Cyclone Harold and Covid-19: Disaster and Inequality in the Pacific

Scenes of destruction from Cyclone Harold which tore through the island nations of Vanuatu, Fiji, Tonga and the Solomon Islands in April 2020.

Luganville, Vanuatu: Scenes of destruction from Cyclone Harold which tore through the island nations of Vanuatu, Fiji, Tonga and the Solomon Islands in April 2020. A category 5 storm it carried with it wind gust of over 275km/h and up to 18" of rain in parts. Despite the COVID-19 pandemic Oxfam has been responding through local office and partners. Credit: Dr. Cristopher Bartlett/VCAN/Oxfam

Blog by Ilisapeci Masivesi, PACCCIL Project Manager & Capacity Building Advisor
Published: 11th June 2020

The arrival of the Covid-19 pandemic to our Pacific shores once again brought to light the weakness of public health systems in our region. The reality is that our health systems are not ready for this crisis.

Amid the challenge of understanding and mitigating the spread of this global pandemic, a category 5 Cyclone, TC Harold, made landfall early last month, April 2020. The cyclone wreaked devastation on the majority of Pacific Island nations, causing nothing but heartache to those heavily impacted and prompting doubts as to whether the Pacific will ever attain its goal of making sure that everyone has access to sustainable, accessible and affordable health care.

One thing is guaranteed: The Pacific is and always will be at the frontline of disaster, whether health or environment related.

This is due to a number of factors but is exacerbated by the weakness of health systems and poor infrastructure. Although alarming to many, the occurrence of two disasters (a pandemic and a category 5 cyclone) at the same time is another example of the many unfortunate experiences our Pacific people have endured in recent years.

In 2015, a spring tide flooded the maternity ward at Bentio Hospital in South Tarawa, Kiribati, causing huge devastation to the existing infrastructure as well as to the health system overall.

As climate change will have severe impacts for atoll nations like Kiribati, specific impacts on the health care systems need greater attention and action.

People walking along a road carrying bags

Communities in Luganville, Vanuatu affected by Cyclone Harold, May 2020. Credit: Glen Craig/VCAN/Oxfam

Parallels can be drawn between the Covid-19 pandemic and the climate crisis.

Firstly, it is clear that the pandemic and the climate crisis will impact the poor, vulnerable and marginalized communities (e.g. women, children, people living with disabilities, etc.) more severely because of existing inequalities.

Secondly, climate impacts and the pandemic act as poverty multipliers, forcing families into extreme poverty because they have to pay for health care services.

Thirdly, given the Pacific’s geographical makeup, isolation, and insufficient resources, the majority of its population has limited access to the most basic health services.

In situations like this — and in a business-as-usual scenario — inequality is exacerbated, impacting on the lives of the most vulnerable and marginalized.

Some health impacts have a clear link to climate change. The increasing frequency and strength of extreme weather events causes public health challenges, due to widespread physical injuries and an increased need for psychosocial support.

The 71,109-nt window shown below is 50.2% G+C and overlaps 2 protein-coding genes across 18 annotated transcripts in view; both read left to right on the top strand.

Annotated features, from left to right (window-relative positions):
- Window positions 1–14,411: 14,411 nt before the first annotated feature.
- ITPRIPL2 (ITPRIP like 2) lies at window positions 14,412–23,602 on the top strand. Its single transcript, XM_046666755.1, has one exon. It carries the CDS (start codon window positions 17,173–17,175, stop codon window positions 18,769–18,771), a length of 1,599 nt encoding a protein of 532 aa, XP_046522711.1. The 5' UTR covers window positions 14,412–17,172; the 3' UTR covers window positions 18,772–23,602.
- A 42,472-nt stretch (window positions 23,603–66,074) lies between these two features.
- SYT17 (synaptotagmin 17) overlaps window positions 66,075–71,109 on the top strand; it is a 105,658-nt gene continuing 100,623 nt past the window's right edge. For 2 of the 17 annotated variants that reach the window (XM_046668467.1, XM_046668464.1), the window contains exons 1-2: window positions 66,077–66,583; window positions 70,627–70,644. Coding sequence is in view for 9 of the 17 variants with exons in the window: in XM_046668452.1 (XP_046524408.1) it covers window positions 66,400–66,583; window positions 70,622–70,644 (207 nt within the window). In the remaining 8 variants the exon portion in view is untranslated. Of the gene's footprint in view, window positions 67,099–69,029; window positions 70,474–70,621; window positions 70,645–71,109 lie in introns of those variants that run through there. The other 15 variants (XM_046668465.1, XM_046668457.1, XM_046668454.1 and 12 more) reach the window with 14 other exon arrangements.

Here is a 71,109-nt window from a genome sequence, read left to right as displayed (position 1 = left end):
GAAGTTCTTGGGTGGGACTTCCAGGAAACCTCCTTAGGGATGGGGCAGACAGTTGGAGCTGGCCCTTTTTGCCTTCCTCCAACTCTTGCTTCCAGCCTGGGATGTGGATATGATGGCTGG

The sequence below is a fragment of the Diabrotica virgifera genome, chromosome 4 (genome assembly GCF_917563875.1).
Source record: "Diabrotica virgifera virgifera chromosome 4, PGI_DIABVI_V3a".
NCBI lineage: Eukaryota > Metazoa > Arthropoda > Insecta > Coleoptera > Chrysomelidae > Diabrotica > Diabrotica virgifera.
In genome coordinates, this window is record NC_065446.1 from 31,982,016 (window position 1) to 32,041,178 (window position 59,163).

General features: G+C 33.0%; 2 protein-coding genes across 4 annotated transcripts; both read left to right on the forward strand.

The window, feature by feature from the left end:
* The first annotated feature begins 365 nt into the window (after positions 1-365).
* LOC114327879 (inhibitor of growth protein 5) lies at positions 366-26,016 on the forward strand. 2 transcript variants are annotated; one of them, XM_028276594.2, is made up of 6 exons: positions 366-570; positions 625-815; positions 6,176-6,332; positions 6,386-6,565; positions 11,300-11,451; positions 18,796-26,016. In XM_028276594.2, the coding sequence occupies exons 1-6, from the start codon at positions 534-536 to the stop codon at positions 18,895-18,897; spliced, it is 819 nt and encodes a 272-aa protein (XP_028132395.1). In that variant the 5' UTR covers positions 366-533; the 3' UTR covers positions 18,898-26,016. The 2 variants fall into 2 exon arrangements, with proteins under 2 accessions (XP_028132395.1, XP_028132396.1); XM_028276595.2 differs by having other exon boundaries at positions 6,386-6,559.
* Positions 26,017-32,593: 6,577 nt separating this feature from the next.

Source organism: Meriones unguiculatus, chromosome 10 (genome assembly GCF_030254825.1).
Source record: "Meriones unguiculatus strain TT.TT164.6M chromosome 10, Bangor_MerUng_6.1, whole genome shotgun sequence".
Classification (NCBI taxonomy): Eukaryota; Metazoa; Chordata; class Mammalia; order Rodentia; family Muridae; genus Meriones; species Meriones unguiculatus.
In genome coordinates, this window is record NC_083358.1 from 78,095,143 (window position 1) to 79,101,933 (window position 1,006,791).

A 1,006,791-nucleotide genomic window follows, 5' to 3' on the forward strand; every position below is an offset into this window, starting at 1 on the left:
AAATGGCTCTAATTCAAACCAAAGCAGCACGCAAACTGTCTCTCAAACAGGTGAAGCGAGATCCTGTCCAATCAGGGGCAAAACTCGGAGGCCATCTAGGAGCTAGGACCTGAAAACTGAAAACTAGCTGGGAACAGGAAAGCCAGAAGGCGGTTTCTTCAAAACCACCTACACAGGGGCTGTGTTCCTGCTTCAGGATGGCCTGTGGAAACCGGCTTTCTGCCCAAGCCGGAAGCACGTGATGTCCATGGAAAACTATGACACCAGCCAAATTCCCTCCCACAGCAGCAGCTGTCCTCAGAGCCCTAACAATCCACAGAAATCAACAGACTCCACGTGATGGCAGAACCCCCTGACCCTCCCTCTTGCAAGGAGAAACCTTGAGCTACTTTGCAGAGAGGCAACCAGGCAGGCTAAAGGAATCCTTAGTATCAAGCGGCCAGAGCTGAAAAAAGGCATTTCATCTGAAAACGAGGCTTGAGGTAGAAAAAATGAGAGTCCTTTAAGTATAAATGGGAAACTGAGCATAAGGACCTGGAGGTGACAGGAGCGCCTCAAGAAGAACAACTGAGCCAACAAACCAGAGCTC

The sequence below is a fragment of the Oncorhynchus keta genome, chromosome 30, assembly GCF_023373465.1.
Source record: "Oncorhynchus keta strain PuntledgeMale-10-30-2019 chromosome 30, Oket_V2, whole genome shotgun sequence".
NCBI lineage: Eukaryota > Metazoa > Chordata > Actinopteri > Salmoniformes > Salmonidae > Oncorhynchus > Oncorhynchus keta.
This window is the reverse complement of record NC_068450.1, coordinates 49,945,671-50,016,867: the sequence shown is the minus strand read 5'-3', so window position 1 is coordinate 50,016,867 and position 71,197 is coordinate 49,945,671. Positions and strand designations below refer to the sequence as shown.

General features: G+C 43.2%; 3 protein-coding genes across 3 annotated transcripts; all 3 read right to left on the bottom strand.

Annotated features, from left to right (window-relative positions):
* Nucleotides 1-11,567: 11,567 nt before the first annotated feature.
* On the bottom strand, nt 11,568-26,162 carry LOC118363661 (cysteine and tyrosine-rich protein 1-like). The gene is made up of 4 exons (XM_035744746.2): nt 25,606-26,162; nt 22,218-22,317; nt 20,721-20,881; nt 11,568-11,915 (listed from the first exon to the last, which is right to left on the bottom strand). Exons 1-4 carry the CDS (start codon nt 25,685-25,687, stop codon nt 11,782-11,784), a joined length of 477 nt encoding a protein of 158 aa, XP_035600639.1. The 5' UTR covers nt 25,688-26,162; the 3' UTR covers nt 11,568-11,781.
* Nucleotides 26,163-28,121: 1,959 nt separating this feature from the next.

Furthermore, slow onset impacts bring changes to livelihood and nutrition patterns, which in turn creates health challenges such as non-communicable diseases and an increased need for access to affordable essential medicines.

One thing is certain: The intensity of health shocks and climate disasters in our vulnerable Pacific Island nations will continue to grow, placing a huge burden on the region.

Recommendations for building resilience:

1. Invest in stronger health systems

Well-resourced, equitable health systems with a strong and supported workforce are essential to protect us from health security threats, including climate change. Challenges that have strained many national health systems over the past decade will have to be addressed if economies and societies are to be resilient in an age of change.

2. Tackle inequality so that everyone has access to vital services

The ongoing pandemic illustrates how inequality is a major barrier in ensuring the health and well-being of people, and how social and economic inequality manifests in unequal access to healthcare systems.

For example, the health threat of this pandemic is, on average, greater for vulnerable communities e.g. those living in poor urban/rural areas in the Pacific. The same is true for the health impacts of climate change.

3. A drastic change of behavior to help the planet

With the global Covid-19 crisis we find ourselves forced to dramatically change our behavior in order to protect ourselves and those around us, to a degree that most of us have never experienced before. This temporary shift of gears could be beneficial to a long-term shift in old behaviors and assumptions, strengthening the public drive for collective action and effective risk management.

Even though climate change presents a slower, more long-term health threat, an equally dramatic and sustained shift in behavior will be needed to prevent irreversible damage.

4. Ensure stronger social accountability

We must ensure inclusivity, transparency and accountability in allocation and spending in the health sector during the Covid-19 pandemic. In particular, we must increase the share of resources allocated to local level health facilities and community-based services, where support is most needed.